Donald Trump was proud to label himself as the “law and order” president. During his campaign he made this part of his rallying cry. As President, he continues to proudly rally for overly- aggressive law enforcement, with very little concern for distinguishing non-violent defendants, or those that are drug addicted or mentally disabled. Nor is overpopulation and abuse in our prisons addressed in his rhetoric or his policies. Frankly, he has yet to express the necessity for fundamental principles like the presumption of innocence or the need to treat defendants with dignity, and sentence them fairly
It is no surprise then that Attorney General Session’s plans for the criminal justice system appear to be as thoughtless as Trump’s. As proof, look no further than a DOJ memo dated May 10, 2017 – better known as the “Sessions Memo.” In it, Sessions sets out marching orders for “each United States Attorney and Assistant Attorney General” to “charge and pursue the most serious, readily provable offense.” To stress his thirst for “law and order,” Sessions goes on to write that “by definition, the most serious offenses are those that carry the most substantial guidelines sentence, including mandatory minimum sentences.” I actually winced when I read this. Boiled down: first priority, charge the most you can, and seek the most severe sentence possible.
DOJ memos are not novel to the Trump administration. President Obama’s Attorney General, Kenneth Holder, issued one too. The difference is that Holder’s position was more humane and sensible. Holder’s memo made clear that federal prosecutors ordinarily charge “the most serious offense…that is consistent with the nature of the defendant’s conduct, and that is likely to result in sustainable conviction.” However, Holder also made clear that charging decisions “must always be made in the context of an individualized assessment of the extent to which particular charges fit the specific circumstances of the case.” Holder also specified that a decision to charge a crime that carries a mandatory minimum sentence – which disproportionately affects minorities - must follow these same principles. In other words, all cases are different. Defendants play different roles; some are less violent than others. It is therefore, a prosecutor’s duty to evaluate the individual and the individual’s conduct before hastily charging the most serious offense with the most substantial guideline sentence. The Holder Memo understood the gray area of criminal prosecution and sentencing, and acknowledged the devastating consequences charging decisions and sentences can have on individuals and their families.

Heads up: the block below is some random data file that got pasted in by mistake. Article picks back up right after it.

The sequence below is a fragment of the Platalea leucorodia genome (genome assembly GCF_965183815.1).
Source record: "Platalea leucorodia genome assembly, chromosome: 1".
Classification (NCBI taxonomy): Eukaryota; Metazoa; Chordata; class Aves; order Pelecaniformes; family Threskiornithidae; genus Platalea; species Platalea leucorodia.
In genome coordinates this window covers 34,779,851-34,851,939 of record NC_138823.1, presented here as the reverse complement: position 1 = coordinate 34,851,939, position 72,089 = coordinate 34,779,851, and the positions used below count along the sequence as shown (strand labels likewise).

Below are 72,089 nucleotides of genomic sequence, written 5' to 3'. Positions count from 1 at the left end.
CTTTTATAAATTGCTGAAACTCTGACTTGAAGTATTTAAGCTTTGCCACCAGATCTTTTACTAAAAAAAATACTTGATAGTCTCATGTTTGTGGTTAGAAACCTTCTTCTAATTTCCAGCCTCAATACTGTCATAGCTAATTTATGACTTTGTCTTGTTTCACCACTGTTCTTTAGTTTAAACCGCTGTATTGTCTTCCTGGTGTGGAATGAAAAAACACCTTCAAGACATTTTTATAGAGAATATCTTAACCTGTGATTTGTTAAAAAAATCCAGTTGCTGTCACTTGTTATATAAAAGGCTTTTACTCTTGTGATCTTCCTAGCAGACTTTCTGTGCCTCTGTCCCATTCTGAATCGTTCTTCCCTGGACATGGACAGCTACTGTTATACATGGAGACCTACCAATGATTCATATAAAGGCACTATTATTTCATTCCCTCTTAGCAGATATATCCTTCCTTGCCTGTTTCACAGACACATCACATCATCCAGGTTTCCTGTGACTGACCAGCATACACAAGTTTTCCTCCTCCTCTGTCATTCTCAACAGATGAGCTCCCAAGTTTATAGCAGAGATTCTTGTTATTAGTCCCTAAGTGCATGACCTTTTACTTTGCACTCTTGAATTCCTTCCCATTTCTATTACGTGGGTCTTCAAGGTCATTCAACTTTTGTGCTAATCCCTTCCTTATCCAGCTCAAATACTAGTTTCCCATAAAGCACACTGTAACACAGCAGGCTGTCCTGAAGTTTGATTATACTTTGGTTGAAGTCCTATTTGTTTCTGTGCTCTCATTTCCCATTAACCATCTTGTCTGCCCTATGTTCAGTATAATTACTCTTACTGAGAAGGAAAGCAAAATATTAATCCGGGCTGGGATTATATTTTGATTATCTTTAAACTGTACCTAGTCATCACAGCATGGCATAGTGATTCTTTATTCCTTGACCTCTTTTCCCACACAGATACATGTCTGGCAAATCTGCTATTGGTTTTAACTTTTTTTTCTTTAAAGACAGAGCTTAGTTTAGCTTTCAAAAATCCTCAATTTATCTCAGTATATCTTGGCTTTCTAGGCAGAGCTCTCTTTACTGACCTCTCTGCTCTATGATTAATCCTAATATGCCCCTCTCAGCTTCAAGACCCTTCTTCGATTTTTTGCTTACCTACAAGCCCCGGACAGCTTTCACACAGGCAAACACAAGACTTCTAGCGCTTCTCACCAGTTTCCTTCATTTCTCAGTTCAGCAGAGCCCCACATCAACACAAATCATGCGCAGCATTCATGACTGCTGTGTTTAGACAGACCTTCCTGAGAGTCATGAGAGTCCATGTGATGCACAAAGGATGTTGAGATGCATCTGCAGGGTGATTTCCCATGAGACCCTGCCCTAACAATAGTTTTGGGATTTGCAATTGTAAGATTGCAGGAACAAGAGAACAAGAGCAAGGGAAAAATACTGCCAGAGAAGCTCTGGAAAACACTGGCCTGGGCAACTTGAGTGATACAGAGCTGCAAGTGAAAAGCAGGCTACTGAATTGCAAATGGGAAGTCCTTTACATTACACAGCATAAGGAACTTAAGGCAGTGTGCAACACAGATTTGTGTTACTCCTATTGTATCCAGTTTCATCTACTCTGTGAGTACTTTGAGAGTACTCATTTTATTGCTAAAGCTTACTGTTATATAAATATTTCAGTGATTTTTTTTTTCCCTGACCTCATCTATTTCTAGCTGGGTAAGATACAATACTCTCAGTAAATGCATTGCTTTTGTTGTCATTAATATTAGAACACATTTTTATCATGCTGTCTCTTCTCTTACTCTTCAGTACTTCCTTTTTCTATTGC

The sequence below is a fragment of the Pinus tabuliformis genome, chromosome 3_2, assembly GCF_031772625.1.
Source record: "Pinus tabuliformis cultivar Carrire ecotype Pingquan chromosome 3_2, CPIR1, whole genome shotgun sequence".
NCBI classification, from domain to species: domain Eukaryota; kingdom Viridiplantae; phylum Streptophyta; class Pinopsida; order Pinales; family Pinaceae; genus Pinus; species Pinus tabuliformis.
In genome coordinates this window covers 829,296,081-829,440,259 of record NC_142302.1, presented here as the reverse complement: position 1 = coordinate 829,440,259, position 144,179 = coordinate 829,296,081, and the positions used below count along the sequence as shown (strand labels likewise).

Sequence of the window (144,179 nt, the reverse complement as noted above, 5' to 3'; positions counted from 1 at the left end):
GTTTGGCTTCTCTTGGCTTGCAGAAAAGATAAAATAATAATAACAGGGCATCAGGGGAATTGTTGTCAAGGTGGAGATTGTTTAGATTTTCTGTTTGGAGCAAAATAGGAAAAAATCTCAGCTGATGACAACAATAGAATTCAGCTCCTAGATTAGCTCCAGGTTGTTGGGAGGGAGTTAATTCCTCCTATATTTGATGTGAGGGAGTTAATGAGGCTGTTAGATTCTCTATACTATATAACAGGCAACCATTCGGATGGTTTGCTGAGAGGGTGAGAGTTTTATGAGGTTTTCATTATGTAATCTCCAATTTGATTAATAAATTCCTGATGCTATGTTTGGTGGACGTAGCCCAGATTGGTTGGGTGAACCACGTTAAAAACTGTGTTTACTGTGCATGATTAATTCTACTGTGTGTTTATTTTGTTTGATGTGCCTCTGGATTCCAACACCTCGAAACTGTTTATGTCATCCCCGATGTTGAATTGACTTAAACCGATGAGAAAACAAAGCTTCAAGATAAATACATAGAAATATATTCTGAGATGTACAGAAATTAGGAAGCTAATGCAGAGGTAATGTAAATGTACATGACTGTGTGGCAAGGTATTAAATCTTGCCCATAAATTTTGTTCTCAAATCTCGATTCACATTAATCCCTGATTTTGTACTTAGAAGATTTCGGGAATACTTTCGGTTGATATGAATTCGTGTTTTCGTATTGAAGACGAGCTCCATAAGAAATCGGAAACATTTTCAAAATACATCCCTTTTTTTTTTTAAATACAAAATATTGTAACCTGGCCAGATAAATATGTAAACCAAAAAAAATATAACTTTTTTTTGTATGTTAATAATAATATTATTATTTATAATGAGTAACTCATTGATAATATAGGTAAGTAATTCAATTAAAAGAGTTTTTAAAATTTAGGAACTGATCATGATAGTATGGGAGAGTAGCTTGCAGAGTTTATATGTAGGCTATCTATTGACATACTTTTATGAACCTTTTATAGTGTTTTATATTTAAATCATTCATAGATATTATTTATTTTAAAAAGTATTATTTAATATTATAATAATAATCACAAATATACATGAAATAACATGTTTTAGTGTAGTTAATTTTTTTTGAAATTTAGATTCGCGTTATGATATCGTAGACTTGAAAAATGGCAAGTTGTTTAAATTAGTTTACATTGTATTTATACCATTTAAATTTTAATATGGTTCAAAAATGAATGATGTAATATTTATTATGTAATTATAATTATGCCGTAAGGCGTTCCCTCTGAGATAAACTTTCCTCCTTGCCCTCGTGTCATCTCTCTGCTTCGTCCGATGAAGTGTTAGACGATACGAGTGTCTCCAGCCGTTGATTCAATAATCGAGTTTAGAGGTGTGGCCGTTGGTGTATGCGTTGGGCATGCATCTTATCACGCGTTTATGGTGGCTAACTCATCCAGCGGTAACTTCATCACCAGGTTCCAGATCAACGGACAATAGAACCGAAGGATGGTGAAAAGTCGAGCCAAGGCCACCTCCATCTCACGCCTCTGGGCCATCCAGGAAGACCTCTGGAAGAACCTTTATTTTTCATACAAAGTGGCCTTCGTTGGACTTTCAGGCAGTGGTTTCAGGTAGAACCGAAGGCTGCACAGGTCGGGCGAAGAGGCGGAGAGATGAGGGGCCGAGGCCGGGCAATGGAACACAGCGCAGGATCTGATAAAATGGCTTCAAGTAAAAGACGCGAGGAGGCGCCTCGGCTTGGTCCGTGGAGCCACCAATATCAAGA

Elections have consequences, though. In the case of Trump and Sessions, the consequences are calamitous. Sessions has all but torn up Holder’s Memo and replaced it with a vengeful, single-minded policy that emphasizes the darkest urge to lock a defendant up and throw away the key – caring little about fairness and equity. To make matters worse, Obama’s re-evaluation of the “war on drugs,” the push to legalize marijuana, and the focus on mass incarceration are now a thing of the past.
But as draconian as the Sessions Memo is, it is not a total loss. The memo also states that “there will be circumstances in which good judgment would lead a prosecutor to conclude that a strict application of the above charging policy is not warranted. In that case, prosecutors should carefully consider whether an exception may be justified.” The question then is: which circumstances lead to an exception? Who decides? And if an Assistant U.S. Attorney applies that exception, does that conflict with the intention of the Sessions Memo?
No sooner than the Memo permits this exception, it nearly takes it away by stating that “in most cases, recommending a sentence within the advisory guideline range will be appropriate.” When I read this I thought immediately of the Chris Rock line, “Anyone who makes up their mind about an issue before they hear the issue is a fool.” How does Sessions, or any prosecutor, know that “in most cases” a guideline sentence is “appropriate” without first knowing about the defendant, understanding his or her background, and evaluating the defendant’s role and the circumstances of the offense? Short answer: you can’t.
Like so many of Trump’s policies, the Sessions memo contains contradictions and applies a cookie cutter approach to complex issues. But the overall message is clear: under Trump and Sessions, criminal defendants will indiscriminately face heavier charges and harsher penalties, with very little concern for making sure the punishment fits the crime. Do not expect Sessions’ Justice Department to address the effect of mandatory minimum sentences, focus on drug addiction or mental illness, or minimize prison overcrowding.
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